The challenge of colour

In her talk to WTEG this month, Jae Maries focussed on the use of colour in textile art. This was very timely, as members had recently started to think about the Branch Challenge, ‘Take Two’, which is to make a piece of work using just two colours. Jae emphasised how personal our response to colour is, and how it reflects the mood of the maker and has an impact on the viewer.

Jae spoke about how colour can create drama in a piece, with the use of contrast, and how this can affect mood. Jae said that she sometimes highlights some quite ‘dark’ issues in her work, for example knife crime and homelessness. She questions the assumption that embroidery has to be ‘pretty’. This piece shows how Jae sometimes uses a very restricted range of colour, emphasising dark and light. This can add to the sense of closeness and distance of the subject, as does the use of cool colours to recede and warm colours to move forward.

Jae uses interesting and unusual textures in her work, derived from her painterly background. She uses calico, which she sizes, then primes white; she then paints on top of that and adds textures and more paint. Sometimes stitch is quite dense, and sometimes it is minimal. This piece shows seeding in a contrasting colour, next to areas where the stitch has been painted over to leave a trace behind in the texture. The photo below is from the same piece, based on roads and rice fields in Vietnam. It shows the impact of an individual splash of a contrasting colour: the tiny splash of pink provides a focal point for the whole piece. Jae acknowledged that many embroiderers want to create work that is figurative and restful, and based on more traditional techniques. Whilst not criticising that approach, she did encourage her audience to think about playing with colour in a different way and taking some risks. After the talk quite a few people were talking about the ‘Take Two’  branch challenge, so Jae had clearly got people thinking.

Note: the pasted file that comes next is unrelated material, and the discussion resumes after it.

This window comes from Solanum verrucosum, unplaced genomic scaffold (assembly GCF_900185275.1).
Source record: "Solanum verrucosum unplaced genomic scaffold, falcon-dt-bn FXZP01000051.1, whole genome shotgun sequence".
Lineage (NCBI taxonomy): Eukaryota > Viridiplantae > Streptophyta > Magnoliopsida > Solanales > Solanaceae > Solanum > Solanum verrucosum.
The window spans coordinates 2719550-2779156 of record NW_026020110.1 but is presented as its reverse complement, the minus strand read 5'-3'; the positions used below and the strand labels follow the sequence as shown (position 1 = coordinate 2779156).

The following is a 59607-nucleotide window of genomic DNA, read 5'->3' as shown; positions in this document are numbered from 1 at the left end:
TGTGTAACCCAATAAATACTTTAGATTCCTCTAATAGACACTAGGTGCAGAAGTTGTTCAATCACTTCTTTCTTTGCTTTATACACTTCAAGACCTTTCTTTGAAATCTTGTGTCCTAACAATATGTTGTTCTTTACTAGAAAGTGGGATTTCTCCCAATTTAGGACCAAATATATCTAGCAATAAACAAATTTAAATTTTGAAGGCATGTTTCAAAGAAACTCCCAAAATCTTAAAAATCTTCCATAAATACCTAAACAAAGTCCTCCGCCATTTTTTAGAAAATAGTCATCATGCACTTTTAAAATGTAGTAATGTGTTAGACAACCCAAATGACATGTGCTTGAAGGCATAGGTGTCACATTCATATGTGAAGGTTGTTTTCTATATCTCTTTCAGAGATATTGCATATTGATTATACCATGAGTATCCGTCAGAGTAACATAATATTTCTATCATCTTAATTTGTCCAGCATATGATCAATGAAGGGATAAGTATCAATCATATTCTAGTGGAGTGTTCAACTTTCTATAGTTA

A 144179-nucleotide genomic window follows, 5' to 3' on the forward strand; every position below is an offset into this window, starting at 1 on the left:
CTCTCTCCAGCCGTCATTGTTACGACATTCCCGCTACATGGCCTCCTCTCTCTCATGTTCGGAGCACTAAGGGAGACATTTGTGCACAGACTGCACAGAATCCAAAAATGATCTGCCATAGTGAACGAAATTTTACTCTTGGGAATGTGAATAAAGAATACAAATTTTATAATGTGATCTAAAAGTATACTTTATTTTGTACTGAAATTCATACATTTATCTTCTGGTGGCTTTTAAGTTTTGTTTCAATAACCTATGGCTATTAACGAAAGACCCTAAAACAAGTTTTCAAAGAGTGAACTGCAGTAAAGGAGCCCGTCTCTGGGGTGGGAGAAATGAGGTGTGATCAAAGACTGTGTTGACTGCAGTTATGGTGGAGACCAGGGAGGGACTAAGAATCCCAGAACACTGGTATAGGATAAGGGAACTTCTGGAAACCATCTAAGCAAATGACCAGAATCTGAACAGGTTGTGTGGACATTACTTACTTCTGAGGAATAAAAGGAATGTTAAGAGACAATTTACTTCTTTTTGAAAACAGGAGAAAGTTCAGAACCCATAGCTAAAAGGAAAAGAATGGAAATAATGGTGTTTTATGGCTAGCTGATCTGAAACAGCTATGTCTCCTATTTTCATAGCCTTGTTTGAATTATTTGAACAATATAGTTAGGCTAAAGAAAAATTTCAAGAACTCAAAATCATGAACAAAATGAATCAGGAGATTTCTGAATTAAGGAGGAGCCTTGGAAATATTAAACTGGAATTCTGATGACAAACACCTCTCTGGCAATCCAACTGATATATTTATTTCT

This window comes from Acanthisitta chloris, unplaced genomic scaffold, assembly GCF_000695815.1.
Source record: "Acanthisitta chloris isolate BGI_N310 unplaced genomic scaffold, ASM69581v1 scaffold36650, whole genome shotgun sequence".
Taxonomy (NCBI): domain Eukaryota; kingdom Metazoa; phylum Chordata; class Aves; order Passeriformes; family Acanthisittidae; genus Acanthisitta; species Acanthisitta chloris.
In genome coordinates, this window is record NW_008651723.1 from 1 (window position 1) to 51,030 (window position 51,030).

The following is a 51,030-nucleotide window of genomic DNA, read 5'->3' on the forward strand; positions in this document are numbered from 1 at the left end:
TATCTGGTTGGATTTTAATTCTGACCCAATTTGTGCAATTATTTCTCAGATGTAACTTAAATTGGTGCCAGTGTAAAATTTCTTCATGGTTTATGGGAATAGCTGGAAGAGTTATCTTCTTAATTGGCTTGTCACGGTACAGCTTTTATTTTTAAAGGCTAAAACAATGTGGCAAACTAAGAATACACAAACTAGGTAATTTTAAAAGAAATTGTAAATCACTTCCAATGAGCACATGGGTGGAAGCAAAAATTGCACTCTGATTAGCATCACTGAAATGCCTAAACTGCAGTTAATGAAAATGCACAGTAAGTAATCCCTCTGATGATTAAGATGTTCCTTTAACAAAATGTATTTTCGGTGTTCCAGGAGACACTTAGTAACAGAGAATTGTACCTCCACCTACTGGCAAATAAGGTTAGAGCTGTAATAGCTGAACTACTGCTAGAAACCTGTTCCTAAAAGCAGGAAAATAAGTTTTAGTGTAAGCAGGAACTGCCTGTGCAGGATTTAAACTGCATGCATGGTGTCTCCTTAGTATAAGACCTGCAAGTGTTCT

(Jae’s work is photographed and shared here with kind permission from Jae).


Slow Felting

We had a very inspiring and relaxing day workshop on nuno-felting with Clare Bullock recently. This was based on Clare’s individual method of bonding wool and light fabrics together. It is a much gentler way of felting compared to the normal way of endlessly rolling and bashing the wool into submission – and you don’t end up with a piece of felt that’s the same thickness and weight as a dinner plate. What you end up with is a blended, textured piece that lends itself to embellishing with stitch. Although Clare doesn’t particularly talk about Mindfulness in her teaching, nevertheless the day had a Mindful feel to it. The day was lighthearted and productive. There are a couple of photos below that show how we were gently absorbed all day. Scroll down below that to see some of the work that was produced. Many thanks to Clare for a lovely day.

Clare tries to predict what colours people will choose to work with, based on what they are wearing. Here’s a good example!

























And here are some examples of the work that was produced during the day, with two photos at the end of all the work together. It will be interesting to see what people do with their nuno-felted pieces once they are stitched.